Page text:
Will you join us in expecting, looking for, and hoping in God to do big things in Togo? Will you continue to pray for the people of Togo? Will you consider becoming a monthly donor to keep the work going?

Thank You So Much!

Thank You So Much!

Sight Night was a great success and we are humbly grateful to you for coming and to everyone who gave so generously. To God be the glory!

We’re excited to let you know that you raised $30,081 at Sight Night toward our goal of $41,250! This will bring sight to 200 people in Togo over the next four months!

THANK YOU!!!!

We can’t tell you how much it means to people in Togo to know that people like you care enough to help. They are overwhelmed when we tell them that someone across the world paid for their eye surgeries.

Thank you for caring.

 

Thank you to Callynth Photography Studio for hosting Sight Night and for taking the beautiful photos above.

Thank you also to BSCENE for coming out and taking photos. You can see their photos here.

Thank you to our sponsors:

Four Seasons Women’s Health

Dr. Neshia Rudd, Optometrist (Today’s Vision)

Ragsdale & Martin Optical

Yarbrough Wilcox Law Firm

Pixologie Tyler

Co.Work Tyler

Medical Recruiting | MedicalRecruiting.com

Heaton Eye Associates

Neighbors Emergency Center- Tyler

Lisa Barr

We Thank God for this Little Miracle Baby

We Thank God for this Little Miracle Baby

Big, HUGE, Announcement from Lewis Swann, founder of Sight.org

 

“Naomi and I are EXCITED to announce that we have a little one on the way!

We want to give God all the glory for this little miracle baby that He has given us. It is always in His perfect timing that He gives us good gifts and cultivates something in us that we wouldn’t otherwise have, while we wait.”

 

Watch video below to see the gender reveal.

 

We are all very excited about this new little addition to the Sight.org team!

We would love for you to pray for a healthy pregnancy for Naomi and a happy, healthy baby!

 

 

5 Things I Didn’t Know About West Africa

5 Things I Didn’t Know About West Africa

“The Africa I expected to see…was not nearly as amazing as the Africa I found when we got there.”

In July of this year, my wife Becky and I traveled to Togo, West Africa to serve the Sight.org team. I came home changed by what we saw in Africa, and I’m sure Africa has a lot more to teach me. Here are five things I didn’t know about West Africa before our trip:

1. West Africa is incredibly green (during the rainy season).

The rainy season in West Africa runs from about June to September. During this season, the land explodes with lush vegetation. Crops of corn, beans, yams, peppers, rice, as well as bananas, papaya and mangos and other varieties are farmed. In the rural villages we visited, the roads are lined with men and boys carrying machetes and hoes heading to or from the fields. The women and girls travel with washtubs of freshly harvested produce on their heads.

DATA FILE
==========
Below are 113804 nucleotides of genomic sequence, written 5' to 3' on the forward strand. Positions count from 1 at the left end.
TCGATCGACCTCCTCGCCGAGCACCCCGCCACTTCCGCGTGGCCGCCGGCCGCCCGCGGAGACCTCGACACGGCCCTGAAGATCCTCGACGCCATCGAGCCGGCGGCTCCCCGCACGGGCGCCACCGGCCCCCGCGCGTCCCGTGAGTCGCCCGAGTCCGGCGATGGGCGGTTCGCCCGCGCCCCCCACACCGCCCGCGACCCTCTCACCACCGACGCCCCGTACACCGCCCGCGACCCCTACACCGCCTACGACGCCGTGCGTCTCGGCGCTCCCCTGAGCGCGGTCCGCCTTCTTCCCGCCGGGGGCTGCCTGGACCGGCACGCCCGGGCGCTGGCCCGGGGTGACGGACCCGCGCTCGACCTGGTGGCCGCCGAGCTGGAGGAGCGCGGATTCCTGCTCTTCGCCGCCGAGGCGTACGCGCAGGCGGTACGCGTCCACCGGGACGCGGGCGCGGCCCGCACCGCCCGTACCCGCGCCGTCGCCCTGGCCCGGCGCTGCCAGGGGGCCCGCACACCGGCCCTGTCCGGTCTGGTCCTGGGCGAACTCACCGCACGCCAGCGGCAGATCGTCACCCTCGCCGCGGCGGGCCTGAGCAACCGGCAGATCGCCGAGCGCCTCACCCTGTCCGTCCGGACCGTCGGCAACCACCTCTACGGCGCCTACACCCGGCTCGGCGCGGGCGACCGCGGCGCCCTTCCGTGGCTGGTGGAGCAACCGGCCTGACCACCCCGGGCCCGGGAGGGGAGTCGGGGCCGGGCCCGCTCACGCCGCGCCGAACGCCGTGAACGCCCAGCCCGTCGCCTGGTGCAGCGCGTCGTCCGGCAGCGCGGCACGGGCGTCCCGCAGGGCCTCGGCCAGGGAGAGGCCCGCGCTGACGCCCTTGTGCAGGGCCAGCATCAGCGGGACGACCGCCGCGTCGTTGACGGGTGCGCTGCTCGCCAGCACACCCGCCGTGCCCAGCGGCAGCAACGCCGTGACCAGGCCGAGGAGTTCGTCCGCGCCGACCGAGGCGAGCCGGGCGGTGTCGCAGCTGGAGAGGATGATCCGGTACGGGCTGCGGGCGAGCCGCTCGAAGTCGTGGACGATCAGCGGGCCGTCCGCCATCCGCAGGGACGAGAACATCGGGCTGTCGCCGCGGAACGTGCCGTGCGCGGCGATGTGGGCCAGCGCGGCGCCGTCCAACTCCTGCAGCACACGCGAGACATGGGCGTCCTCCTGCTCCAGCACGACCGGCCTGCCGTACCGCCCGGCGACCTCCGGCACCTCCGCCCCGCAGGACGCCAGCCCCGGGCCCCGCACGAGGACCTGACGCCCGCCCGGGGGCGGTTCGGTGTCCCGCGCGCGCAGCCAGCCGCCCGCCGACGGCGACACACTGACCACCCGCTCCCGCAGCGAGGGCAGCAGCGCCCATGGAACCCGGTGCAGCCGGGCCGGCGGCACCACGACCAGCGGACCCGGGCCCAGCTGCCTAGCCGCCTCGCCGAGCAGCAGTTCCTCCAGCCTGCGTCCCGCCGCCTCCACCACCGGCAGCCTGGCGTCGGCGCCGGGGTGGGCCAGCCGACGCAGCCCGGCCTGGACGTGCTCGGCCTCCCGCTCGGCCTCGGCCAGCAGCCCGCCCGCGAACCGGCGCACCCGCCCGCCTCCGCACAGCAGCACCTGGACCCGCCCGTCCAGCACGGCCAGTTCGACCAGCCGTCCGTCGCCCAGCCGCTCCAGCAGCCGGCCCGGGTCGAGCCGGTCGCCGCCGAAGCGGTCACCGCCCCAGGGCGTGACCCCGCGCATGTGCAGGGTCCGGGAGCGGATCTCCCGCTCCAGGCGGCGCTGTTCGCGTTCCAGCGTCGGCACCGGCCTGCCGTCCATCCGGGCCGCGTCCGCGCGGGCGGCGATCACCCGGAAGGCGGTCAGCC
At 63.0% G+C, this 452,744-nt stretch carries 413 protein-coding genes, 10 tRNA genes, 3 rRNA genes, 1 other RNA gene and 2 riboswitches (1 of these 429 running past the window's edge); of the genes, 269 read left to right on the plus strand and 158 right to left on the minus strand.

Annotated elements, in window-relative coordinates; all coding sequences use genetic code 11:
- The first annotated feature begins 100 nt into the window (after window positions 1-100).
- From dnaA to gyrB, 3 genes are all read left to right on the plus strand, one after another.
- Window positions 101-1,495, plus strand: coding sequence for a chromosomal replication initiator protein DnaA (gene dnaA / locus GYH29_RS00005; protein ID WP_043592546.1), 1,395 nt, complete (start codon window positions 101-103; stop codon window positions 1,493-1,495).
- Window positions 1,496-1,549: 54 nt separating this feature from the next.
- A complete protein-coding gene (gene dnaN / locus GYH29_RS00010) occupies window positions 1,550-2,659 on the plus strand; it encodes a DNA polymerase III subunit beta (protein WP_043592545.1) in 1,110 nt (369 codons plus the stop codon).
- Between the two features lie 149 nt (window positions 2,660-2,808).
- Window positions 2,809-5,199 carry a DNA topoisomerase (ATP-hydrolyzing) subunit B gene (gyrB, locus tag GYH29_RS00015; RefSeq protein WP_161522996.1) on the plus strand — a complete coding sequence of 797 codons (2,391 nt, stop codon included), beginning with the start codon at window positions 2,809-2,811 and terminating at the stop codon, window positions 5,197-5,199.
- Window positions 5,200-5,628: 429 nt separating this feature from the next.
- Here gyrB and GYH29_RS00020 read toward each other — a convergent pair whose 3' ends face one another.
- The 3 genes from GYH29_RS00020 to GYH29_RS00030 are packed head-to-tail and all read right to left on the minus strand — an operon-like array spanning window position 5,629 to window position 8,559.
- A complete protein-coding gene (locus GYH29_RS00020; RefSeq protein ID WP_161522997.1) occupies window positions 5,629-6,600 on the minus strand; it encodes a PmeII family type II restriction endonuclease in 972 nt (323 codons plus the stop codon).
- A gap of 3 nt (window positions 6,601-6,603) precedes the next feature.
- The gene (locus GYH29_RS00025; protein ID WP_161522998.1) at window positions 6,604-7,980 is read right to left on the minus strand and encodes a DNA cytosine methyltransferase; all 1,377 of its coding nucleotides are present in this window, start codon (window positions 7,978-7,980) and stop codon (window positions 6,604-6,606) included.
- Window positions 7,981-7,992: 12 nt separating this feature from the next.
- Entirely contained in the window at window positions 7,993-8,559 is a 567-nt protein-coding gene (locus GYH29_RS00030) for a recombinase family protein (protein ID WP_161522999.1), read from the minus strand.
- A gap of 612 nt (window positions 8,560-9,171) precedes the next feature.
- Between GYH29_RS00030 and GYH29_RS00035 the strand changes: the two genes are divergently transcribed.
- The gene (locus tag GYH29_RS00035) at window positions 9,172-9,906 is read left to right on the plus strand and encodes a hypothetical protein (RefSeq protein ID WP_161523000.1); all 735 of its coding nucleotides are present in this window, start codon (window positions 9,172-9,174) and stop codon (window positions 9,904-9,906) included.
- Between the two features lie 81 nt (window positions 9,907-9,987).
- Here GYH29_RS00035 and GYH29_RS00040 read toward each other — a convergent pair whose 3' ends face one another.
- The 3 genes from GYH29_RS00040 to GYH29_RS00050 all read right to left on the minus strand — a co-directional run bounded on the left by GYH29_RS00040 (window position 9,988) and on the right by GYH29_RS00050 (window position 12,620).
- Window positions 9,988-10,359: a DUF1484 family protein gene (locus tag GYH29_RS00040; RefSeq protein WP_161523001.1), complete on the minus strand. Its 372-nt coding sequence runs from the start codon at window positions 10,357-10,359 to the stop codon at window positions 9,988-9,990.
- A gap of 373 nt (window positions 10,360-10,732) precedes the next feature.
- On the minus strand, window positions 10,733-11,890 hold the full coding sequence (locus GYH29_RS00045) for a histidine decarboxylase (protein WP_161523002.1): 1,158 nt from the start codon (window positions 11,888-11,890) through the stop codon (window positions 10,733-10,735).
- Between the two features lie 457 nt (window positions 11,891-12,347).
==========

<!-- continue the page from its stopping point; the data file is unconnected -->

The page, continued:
2. Many (very many) people live without electricity or running water.

I know, it shouldn’t have been a surprise to find that a large segment of the population in a developing country lives without some basic amenities. The truth is, I considered indoor plumbing and electric lights essential, if not for life, at least for happiness. But we actually found that we benefitted in many ways from living without these conveniences. Undistracted, unhurried conversations with our friends and teammates replaced “virtual” social media exchanges. The indescribably magnificent night sky which was unobstructed by buildings and streetlights was a nightly source of awe and amazement. Here’s another benefit that I still smile when I think about: the exhilaration (I’m not overstating it) of a breeze and a bit of shade on a hot sunny day. Pure pleasure. (No, I’m not giving up air conditioning.)

3. Virtues abound among the people.

Gratitude, hard work, service, hospitality, just to name a few. I was continually impressed by the way complete strangers in the most primitive villages welcomed us warmly. Just one example of gratitude I witnessed: Our van was slowly driving through a jam-packed market and a man shouted something to our driver, Raymond, who pulled over. In a few minutes, an elderly woman appeared from a side street wearing the telltale pair of sunglasses that indicated she was one of Sight.org’s cataract patients. She began shouting, raising her hands and dancing, expressing her joy and gratitude for her restored sight. Turns out her surgery was months before, but the gratitude was still strong enough for them to pull us over for an impromptu party on a crowded street.

“Turns out her surgery was months before, but the gratitude was still strong enough…for an impromptu party on a crowded street.”

4. Commitment to Christ costs.

I came to Togo wanting to see God in a bigger context. I’ve been a believer in Jesus Christ for more than 35 years and a pastor for 20 but I know my experience and understanding of almost every aspect of what it means to be a Christian is limited. What does faith look like in other tribes and nations? What does worship sound like in another (foreign to me) tongue? One big difference between my daily experience of faith and our Togolese brothers and sisters experience is that they often pay a heavy price to be identified as a Christian. Africa comprises a potent mix of religions, many of them hostile to Christianity. When a person becomes a follower of Jesus Christ they are often ostracized by their village or disowned by their family. The effect I saw in them, however wasn’t discouragement, but a deeper commitment to the study of the word, prayer and especially fellowship and worship.

5. Africans helping Africans.

This is the single most eye-opening fact that I witnessed in my brief time in West Africa. Africans are helping Africans and they are much better at it than I’ll ever be. I was humbled to be a part of a team of West African men and women, young and old alike, doctors, nurses, laborers and missionaries, whose passion for Christ and for their Togolese neighbors is resulting in healed bodies, mended hearts and transformed lives. They communicated with little or no need for an interpreter. They knew the culture, the needs and the circumstances of the people and they are highly motivated to serve them. This doesn’t mean that they don’t need our help, I still believe that the needs in Africa are great and that the resources in the West are also great, but our role, my role should be to equip the Africans who are serving Africans.

“Africans are helping Africans and they are much better at it than I’ll ever be.”

We’ve been back home for a while now and I’m still processing many of the things we saw there. The Africa I expected to see when we traveled there, the sights, the people and the work, was not nearly as amazing as the Africa I found when we got there.

Written by Joe Canal, Pastor of Tyler Christian Fellowship Church in Tyler, TX.

Read more about Joe and Becky’s trip here and here.